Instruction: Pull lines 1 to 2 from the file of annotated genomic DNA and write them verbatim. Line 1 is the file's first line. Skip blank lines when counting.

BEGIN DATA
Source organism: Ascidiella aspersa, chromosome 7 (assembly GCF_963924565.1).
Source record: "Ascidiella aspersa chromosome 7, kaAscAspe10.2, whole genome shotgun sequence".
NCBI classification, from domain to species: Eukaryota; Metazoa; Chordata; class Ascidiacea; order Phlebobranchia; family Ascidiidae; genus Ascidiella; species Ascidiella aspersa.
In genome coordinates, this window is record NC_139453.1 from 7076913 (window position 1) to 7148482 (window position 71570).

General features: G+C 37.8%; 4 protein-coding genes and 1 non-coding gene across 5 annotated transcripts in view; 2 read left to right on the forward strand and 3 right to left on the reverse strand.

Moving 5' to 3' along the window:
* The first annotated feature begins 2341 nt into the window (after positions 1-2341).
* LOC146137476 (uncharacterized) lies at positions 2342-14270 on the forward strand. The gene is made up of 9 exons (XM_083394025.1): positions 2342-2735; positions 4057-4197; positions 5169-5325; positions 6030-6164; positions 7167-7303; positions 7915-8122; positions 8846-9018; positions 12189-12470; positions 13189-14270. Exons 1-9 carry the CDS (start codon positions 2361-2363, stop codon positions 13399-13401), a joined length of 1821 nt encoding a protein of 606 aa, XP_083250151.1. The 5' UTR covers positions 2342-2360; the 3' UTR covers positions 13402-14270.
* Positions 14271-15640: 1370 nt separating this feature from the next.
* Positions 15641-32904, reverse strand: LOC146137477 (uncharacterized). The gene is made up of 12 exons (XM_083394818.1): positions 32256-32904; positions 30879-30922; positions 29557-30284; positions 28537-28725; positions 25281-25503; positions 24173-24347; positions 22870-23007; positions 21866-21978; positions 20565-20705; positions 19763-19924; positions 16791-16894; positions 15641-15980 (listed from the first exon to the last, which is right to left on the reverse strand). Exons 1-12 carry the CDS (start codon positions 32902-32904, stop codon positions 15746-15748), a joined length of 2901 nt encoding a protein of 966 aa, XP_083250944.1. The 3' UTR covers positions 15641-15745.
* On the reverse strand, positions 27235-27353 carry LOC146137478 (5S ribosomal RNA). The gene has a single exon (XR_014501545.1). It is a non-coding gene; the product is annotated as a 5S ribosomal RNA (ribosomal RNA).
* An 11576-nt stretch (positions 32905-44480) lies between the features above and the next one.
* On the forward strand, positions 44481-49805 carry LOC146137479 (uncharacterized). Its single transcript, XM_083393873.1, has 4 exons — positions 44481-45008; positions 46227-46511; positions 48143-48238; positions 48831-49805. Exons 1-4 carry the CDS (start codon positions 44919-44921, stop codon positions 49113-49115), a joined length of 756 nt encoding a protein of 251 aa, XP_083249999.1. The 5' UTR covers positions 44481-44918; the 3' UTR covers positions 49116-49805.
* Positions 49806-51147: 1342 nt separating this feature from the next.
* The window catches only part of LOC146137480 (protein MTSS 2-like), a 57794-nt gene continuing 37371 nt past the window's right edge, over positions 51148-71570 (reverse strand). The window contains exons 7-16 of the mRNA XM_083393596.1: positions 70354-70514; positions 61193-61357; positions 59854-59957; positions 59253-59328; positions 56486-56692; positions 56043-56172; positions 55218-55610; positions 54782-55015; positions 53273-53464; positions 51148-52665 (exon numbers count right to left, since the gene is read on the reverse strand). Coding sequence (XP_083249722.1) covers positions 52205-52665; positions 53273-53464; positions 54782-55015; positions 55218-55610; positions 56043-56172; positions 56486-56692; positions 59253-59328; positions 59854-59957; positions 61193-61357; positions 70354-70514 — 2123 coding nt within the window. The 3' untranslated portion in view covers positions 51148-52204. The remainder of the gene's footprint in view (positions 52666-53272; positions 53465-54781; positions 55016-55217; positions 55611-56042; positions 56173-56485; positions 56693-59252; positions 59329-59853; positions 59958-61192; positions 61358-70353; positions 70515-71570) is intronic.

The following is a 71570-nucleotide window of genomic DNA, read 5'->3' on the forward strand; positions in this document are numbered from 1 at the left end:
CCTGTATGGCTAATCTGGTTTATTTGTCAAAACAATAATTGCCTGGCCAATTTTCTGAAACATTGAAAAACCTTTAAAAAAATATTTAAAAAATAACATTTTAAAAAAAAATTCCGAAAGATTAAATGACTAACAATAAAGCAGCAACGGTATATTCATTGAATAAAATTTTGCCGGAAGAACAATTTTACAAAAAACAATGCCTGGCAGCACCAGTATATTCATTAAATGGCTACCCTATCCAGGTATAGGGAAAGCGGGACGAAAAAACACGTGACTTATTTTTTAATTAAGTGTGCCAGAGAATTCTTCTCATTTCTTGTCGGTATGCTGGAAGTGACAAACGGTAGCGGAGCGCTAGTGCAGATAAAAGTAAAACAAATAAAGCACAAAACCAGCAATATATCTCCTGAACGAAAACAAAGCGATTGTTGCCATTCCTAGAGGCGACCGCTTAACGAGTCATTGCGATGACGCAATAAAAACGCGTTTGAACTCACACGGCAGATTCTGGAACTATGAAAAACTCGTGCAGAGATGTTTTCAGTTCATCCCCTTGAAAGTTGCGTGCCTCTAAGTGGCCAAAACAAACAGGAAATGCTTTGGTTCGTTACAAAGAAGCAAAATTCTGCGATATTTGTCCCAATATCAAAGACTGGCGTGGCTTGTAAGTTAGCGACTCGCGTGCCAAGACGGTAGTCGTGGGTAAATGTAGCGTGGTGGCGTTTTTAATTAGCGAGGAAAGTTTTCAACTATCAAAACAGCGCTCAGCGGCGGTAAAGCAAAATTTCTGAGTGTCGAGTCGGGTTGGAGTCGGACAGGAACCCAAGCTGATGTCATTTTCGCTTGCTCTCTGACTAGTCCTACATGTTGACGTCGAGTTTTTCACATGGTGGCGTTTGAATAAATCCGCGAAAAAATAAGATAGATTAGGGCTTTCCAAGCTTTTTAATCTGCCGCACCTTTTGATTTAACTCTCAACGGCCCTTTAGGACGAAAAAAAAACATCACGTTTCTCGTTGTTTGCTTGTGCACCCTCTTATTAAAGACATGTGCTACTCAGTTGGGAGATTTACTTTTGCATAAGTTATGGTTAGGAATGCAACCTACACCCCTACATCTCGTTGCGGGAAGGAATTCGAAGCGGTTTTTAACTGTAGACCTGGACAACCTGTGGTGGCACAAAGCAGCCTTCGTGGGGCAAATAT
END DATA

Source organism: Ascidiella aspersa, chromosome 7 (assembly GCF_963924565.1).
Source record: "Ascidiella aspersa chromosome 7, kaAscAspe10.2, whole genome shotgun sequence".